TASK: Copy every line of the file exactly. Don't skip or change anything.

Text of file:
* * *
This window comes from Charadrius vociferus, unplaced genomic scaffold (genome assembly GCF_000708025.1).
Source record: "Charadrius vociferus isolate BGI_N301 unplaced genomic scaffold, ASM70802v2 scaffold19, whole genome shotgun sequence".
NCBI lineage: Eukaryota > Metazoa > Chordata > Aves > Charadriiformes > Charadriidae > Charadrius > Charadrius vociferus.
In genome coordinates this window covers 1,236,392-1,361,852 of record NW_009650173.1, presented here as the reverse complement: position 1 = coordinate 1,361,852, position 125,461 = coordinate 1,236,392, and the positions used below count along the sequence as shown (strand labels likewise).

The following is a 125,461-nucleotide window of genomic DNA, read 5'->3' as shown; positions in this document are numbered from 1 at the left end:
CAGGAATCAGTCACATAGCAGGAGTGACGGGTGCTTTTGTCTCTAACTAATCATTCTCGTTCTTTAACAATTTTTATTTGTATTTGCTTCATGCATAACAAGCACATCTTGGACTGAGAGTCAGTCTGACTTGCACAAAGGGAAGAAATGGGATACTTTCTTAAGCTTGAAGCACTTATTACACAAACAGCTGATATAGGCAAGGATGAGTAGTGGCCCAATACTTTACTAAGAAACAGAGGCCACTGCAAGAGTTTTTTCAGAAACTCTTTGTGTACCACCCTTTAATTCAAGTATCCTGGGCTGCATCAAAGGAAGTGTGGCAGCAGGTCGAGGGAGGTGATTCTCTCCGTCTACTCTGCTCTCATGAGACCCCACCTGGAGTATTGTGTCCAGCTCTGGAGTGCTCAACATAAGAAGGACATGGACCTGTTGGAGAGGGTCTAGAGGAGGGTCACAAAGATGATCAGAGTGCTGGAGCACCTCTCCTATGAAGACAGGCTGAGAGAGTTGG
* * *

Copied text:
This window comes from Charadrius vociferus, unplaced genomic scaffold (genome assembly GCF_000708025.1).
Source record: "Charadrius vociferus isolate BGI_N301 unplaced genomic scaffold, ASM70802v2 scaffold19, whole genome shotgun sequence".
NCBI lineage: Eukaryota > Metazoa > Chordata > Aves > Charadriiformes > Charadriidae > Charadrius > Charadrius vociferus.
In genome coordinates this window covers 1,236,392-1,361,852 of record NW_009650173.1, presented here as the reverse complement: position 1 = coordinate 1,361,852, position 125,461 = coordinate 1,236,392, and the positions used below count along the sequence as shown (strand labels likewise).

The following is a 125,461-nucleotide window of genomic DNA, read 5'->3' as shown; positions in this document are numbered from 1 at the left end:
CAGGAATCAGTCACATAGCAGGAGTGACGGGTGCTTTTGTCTCTAACTAATCATTCTCGTTCTTTAACAATTTTTATTTGTATTTGCTTCATGCATAACAAGCACATCTTGGACTGAGAGTCAGTCTGACTTGCACAAAGGGAAGAAATGGGATACTTTCTTAAGCTTGAAGCACTTATTACACAAACAGCTGATATAGGCAAGGATGAGTAGTGGCCCAATACTTTACTAAGAAACAGAGGCCACTGCAAGAGTTTTTTCAGAAACTCTTTGTGTACCACCCTTTAATTCAAGTATCCTGGGCTGCATCAAAGGAAGTGTGGCAGCAGGTCGAGGGAGGTGATTCTCTCCGTCTACTCTGCTCTCATGAGACCCCACCTGGAGTATTGTGTCCAGCTCTGGAGTGCTCAACATAAGAAGGACATGGACCTGTTGGAGAGGGTCTAGAGGAGGGTCACAAAGATGATCAGAGTGCTGGAGCACCTCTCCTATGAAGACAGGCTGAGAGAGTTGG